Contxto – Uruguayan-Brazilian freighttech Gurucargo is making an exit. Notably, it’s “in the process of being sold to a regional traditional player,” according to a Medium post by one of the startup’s founders.
As a result, the freighttech’s main office will be pulled out of Uruguay. In addition, Gurucargo’s leadership will be guiding the acquirer through the ins and outs of their logistics platform for a transitional period that will end in March of this year.
Moreover, two of the three startup’s founders are waiting for an offer from the buyer to determine whether they’ll stay on board.
The nostalgic post’s author, Alejandro Esparza, didn’t specify who the mysterious buyer is. But we’ll likely find out soon.
An all-knowing logistics platform?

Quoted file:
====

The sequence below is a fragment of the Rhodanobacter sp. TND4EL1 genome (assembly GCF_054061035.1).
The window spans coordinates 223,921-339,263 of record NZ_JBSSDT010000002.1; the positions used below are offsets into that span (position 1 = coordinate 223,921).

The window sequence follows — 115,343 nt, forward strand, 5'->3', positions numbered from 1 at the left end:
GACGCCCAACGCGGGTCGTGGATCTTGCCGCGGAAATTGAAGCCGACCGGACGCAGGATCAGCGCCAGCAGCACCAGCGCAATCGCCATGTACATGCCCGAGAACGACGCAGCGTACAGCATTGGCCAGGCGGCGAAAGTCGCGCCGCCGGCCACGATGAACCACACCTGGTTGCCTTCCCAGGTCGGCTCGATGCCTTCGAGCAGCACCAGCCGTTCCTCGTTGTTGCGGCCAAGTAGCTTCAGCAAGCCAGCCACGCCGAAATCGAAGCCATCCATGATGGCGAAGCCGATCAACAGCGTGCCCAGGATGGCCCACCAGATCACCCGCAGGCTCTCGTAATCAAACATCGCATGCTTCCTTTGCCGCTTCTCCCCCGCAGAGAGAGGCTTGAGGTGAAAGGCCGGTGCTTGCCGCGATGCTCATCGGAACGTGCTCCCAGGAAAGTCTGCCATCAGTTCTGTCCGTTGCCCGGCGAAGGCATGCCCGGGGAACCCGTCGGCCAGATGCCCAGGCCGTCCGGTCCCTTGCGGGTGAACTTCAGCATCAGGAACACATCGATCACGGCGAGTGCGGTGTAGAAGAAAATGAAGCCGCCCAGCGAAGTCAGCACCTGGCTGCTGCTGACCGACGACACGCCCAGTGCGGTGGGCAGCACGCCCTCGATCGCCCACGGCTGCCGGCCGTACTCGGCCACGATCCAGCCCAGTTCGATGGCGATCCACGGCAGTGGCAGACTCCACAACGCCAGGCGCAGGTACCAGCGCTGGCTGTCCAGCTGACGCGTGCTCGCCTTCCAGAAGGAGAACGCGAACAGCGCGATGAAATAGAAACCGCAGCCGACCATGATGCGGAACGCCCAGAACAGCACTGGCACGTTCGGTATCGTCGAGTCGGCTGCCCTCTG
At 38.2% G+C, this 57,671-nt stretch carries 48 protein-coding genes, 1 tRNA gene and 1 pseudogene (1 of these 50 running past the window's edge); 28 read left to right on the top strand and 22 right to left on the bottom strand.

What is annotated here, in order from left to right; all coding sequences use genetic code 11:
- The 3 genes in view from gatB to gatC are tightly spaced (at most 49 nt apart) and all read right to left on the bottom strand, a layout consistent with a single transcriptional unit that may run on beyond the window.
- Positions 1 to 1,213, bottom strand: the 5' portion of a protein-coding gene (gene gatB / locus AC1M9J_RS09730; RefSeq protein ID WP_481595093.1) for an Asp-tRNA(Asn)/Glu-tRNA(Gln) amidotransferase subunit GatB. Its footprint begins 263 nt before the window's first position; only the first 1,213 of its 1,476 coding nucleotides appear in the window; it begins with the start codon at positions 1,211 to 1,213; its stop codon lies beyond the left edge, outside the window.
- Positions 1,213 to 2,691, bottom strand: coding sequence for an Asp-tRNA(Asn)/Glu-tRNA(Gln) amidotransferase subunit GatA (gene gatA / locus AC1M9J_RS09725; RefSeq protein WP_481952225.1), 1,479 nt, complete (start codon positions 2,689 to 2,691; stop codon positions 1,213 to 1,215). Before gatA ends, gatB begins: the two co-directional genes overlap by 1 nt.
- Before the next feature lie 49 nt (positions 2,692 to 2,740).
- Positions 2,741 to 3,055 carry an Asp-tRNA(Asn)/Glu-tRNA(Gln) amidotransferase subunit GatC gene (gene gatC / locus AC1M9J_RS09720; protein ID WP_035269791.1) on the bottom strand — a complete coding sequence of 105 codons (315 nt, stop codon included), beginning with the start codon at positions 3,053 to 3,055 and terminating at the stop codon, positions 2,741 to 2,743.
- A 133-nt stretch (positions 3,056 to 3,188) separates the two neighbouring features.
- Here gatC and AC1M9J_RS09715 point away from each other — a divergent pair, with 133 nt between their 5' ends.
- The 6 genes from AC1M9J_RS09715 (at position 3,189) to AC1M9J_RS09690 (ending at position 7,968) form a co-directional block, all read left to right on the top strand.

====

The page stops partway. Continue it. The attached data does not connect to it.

The three-person team of Esparza, Eric Waizman, and Andrés Israel founded the freighttech in 2014. The final product of their efforts is a “digital cargo agent” with a vast array of tools to ease the life of anyone in the stressful industry that is freight.
With the help of this “cargo guru,” users can find and compare prices for importing and exporting goods by ship or air. As a result, they find the option that best suits their budget, timeframe, and required service. The platform also hosts a digital booking system for better planning efforts.
Gurucargo has made itself present in multiple countries in Latin America besides Uruguay and Brazil. It also manages operations in Mexico, Panama, Paraguay, Chile, Peru, and Argentina.
With such a regional presence, no wonder a larger player set its eyes on buying the startup.
E-commerce and freight
There’s been a neat chain reaction in the freight industry due to the rise of e-commerce in Latin America.
Consumers are increasingly engaging in buying doo-dads on the internet. Because of this, logistics is pushed to leave its comfort zone of archaic processes and digitize operations.
Related article: The thriving Brazilian e-commerce market
Consequently, larger companies have two options: innovating from within or buying others out (like Gurucargo’s acquirer).